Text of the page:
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Showing: 1-10 results of 348

PREFACE A nice phrase: "A People's Theatre." But what about it? There's no such thing in existence as a People's Theatre: or even on the way to existence, as far as we can tell. The name is chosen, the baby isn't even begotten: nay, the would-be parents aren't married, nor yet courting. A People's Theatre. Note the indefinite article. It isn't The People's Theatre, but A People's Theatre. Not the theatre of Plebs, the proletariat, but the... more...

ACT I Scene: A room in the King's house at Burren.Large window at back with deep window seat.Doors right and left. A small table and somechairs. Dall Glic: (Coming in with tray, which he putson table. Goes back to door.) You can come in,King. There is no one here. King: (Coming in.) That's very good. I wasin dread the Queen might be in it. Dall Glic: It is a good thought I had bringingit in here, and she gone to give learning to... more...

The twelfth of May, 1796, in north Italy, at Tavazzano, on the road from Lodi to Milan. The afternoon sun is blazing serenely over the plains of Lombardy, treating the Alps with respect and the anthills with indulgence, not incommoded by the basking of the swine and oxen in the villages nor hurt by its cool reception in the churches, but fiercely disdainful of two hordes of mischievous insects which are the French and Austrian armies. Two days... more...

ACT I A charming room in the Tillmans' house. The walls are white woodwork, framing in old tapestries of deep foliage design, with here and there a flaming flamingo; white furniture with old, green brocade cushions. The room is in the purest Louis XVI. The noon sunlight streams through a window on the left. On the opposite side is a door to the hall. At back double doors open into a corridor which leads to the ballroom. At left centre are double... more...

ACT IV SCENE I.   Cyprus.  Before the Castle. [Enter Othello and Iago.] IAGOWill you think so?OTHELLO                              Think so, Iago?IAGO                     ... more...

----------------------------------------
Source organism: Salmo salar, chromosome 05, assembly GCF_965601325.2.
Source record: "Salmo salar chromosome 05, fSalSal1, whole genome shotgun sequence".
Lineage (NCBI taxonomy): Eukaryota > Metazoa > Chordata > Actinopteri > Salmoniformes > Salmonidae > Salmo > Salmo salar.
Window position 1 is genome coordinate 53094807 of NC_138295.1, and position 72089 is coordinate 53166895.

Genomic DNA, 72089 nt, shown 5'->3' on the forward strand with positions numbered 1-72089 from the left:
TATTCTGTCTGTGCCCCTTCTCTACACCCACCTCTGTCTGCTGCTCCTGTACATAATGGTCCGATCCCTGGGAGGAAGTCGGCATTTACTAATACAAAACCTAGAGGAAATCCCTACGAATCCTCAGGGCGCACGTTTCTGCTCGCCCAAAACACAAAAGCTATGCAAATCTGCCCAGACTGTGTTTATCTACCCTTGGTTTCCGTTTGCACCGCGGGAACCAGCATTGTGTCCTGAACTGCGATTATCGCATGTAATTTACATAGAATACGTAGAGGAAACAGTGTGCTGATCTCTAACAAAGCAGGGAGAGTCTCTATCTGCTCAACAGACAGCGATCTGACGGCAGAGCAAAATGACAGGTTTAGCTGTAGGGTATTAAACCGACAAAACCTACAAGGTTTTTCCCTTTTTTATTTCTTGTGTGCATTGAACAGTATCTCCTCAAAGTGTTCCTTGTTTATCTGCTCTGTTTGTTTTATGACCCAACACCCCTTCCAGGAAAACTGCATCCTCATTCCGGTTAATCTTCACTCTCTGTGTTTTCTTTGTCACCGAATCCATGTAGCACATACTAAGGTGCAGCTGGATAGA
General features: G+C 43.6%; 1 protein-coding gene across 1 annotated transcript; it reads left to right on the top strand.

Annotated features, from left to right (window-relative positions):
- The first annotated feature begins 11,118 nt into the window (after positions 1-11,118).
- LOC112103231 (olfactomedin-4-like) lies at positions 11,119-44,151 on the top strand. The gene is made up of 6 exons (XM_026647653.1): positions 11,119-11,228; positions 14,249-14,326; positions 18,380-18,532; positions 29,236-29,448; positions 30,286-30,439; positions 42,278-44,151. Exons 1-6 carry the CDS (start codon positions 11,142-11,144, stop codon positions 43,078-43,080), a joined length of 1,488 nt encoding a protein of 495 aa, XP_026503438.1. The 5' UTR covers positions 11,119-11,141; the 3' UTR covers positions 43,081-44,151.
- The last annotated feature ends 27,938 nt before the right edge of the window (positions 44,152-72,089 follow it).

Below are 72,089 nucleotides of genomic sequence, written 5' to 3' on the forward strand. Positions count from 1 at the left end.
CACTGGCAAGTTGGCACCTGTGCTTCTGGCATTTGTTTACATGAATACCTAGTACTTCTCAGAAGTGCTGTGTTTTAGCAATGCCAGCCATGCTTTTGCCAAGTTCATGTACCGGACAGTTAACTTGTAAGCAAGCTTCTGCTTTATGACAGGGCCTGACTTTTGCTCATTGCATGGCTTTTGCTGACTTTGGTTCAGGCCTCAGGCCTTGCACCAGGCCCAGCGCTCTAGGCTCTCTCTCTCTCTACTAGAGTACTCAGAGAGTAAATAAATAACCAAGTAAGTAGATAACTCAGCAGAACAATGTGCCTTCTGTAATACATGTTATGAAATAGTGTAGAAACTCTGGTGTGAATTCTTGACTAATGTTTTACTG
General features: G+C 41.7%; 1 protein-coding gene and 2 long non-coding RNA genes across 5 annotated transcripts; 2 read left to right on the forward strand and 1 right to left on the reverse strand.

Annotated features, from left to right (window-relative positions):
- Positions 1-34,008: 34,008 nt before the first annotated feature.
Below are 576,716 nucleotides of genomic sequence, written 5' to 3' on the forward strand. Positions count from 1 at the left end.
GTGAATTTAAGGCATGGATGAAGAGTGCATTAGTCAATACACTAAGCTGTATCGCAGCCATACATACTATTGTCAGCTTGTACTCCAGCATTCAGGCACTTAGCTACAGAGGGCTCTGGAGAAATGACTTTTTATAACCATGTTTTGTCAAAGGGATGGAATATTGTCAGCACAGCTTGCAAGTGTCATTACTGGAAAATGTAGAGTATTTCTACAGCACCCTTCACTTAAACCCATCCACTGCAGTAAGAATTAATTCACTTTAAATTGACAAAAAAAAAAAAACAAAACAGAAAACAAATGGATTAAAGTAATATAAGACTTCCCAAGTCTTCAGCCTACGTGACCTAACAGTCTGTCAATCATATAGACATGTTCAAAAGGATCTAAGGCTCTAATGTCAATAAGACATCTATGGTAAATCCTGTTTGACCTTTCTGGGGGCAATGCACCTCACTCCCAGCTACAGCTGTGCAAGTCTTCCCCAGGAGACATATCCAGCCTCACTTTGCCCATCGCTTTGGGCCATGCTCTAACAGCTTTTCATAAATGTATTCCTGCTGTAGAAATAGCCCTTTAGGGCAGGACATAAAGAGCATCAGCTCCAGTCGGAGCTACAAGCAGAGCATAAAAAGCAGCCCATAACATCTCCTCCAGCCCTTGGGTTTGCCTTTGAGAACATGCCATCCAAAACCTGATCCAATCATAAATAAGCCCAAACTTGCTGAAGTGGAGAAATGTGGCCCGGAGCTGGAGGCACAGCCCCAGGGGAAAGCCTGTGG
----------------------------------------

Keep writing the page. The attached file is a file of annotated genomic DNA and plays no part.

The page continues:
PREFACE Like many other works of mine, this playlet is a piece d'occasion. In 1905 it happened that Mr Arnold Daly, who was then playing the part of Napoleon in The Man of Destiny in New York, found that whilst the play was too long to take a secondary place in the evening's performance, it was too short to suffice by itself. I therefore took advantage of four days continuous rain during a holiday in the north of Scotland to write How He Lied To... more...

WILLIAM DUNLAP: FATHER OF THE AMERICAN THEATRE (1766-1839) The life of William Dunlap is full of colour and variety. Upon his shoulders very largely rests the responsibility for whatever knowledge we have of the atmosphere of the early theatre in America, and of the personalities of the players. For, as a boy, his father being a Loyalist, there is no doubt that young William used to frequent the play-house of the Red Coats, and we would like... more...

PREFACE We are confronted at the present time by the woman who is anxious to lay by means for her own support irrespective of the protection of her husband. In this play I have indicated the tendency of this difficulty and the consequent troubles which the older civilizations will bring upon themselves when the woman's standing as a worker is generally acknowledged. My conclusion, namely, that all these complications and troubles are, at present... more...

Actus primus. Scena prima. Enter Uncle and Merchant. Merc. When saw you Valentine? Uncle. Not since the Horse-race, he's taken up with those that woo the Widow. Mer. How can he live by snatches from such people? he bore a worthy mind. Uncle. Alas, he's sunk, his means are gone, he wants, and which is worse,Takes a delight in doing so. Mer. That's strange. Unc. Runs Lunatick, if you but talk of states, he cannot be brought (now he has... more...

ACT I The MARCH'S dining-room opens through French windows on one of thosegardens which seem infinite, till they are seen to be coterminouswith the side walls of the house, and finite at the far end, becauseonly the thick screen of acacias and sumachs prevents another housefrom being seen. The French and other windows form practically allthe outer wall of that dining-room, and between them and the screenof trees lies the difference between the... more...